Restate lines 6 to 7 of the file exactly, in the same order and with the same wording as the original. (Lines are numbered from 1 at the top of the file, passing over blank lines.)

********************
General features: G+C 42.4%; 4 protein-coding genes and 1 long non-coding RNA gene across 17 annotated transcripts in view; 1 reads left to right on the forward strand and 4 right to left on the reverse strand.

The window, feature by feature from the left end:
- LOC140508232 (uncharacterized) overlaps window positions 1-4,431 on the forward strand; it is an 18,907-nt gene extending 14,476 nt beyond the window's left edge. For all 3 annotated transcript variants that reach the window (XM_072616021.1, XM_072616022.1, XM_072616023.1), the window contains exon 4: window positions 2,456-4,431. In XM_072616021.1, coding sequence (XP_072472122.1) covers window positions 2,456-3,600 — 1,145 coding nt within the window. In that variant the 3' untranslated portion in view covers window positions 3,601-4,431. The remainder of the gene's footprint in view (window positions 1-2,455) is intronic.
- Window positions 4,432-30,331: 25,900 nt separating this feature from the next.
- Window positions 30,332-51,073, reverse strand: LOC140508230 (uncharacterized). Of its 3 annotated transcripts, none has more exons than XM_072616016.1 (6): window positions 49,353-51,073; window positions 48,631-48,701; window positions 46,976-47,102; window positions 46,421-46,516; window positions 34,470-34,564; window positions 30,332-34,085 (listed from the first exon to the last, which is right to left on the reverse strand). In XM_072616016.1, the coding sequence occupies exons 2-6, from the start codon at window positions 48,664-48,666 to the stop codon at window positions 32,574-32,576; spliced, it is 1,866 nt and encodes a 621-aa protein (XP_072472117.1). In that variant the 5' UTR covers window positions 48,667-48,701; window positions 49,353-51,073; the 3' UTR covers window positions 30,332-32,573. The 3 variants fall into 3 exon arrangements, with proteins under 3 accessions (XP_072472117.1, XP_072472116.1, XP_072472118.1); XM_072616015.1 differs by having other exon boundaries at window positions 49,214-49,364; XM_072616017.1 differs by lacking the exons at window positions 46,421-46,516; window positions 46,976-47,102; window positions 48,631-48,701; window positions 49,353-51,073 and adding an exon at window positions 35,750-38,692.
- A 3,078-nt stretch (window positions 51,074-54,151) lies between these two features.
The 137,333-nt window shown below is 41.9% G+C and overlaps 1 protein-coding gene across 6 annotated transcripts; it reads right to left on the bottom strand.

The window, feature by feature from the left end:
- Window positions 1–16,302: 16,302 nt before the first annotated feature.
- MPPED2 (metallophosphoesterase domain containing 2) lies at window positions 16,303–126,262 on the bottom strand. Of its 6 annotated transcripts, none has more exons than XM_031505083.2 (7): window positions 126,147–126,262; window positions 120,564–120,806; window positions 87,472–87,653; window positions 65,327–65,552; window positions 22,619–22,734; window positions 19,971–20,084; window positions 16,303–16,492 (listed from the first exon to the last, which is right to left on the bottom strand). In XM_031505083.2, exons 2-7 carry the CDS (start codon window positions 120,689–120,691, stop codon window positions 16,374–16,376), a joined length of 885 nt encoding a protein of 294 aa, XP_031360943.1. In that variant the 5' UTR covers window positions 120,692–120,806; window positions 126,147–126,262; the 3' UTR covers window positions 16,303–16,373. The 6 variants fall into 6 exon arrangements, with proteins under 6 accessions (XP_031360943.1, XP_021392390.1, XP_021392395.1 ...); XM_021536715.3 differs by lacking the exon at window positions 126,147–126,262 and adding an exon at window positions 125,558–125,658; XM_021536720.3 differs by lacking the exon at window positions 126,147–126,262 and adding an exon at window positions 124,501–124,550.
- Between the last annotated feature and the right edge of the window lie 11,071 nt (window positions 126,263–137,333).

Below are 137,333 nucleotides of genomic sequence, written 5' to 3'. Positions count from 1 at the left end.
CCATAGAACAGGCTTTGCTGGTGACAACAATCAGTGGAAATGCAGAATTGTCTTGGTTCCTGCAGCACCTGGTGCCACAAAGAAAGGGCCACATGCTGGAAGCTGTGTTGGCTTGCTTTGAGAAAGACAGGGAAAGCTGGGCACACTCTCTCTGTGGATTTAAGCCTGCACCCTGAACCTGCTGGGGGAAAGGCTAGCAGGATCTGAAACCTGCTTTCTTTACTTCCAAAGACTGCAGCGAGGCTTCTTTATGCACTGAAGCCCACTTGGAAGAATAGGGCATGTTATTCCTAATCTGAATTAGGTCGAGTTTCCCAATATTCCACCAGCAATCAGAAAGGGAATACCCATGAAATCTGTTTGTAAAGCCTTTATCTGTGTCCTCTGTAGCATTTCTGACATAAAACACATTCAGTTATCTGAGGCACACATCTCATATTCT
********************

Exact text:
- A 3,078-nt stretch (window positions 51,074-54,151) lies between these two features.
The 137,333-nt window shown below is 41.9% G+C and overlaps 1 protein-coding gene across 6 annotated transcripts; it reads right to left on the bottom strand.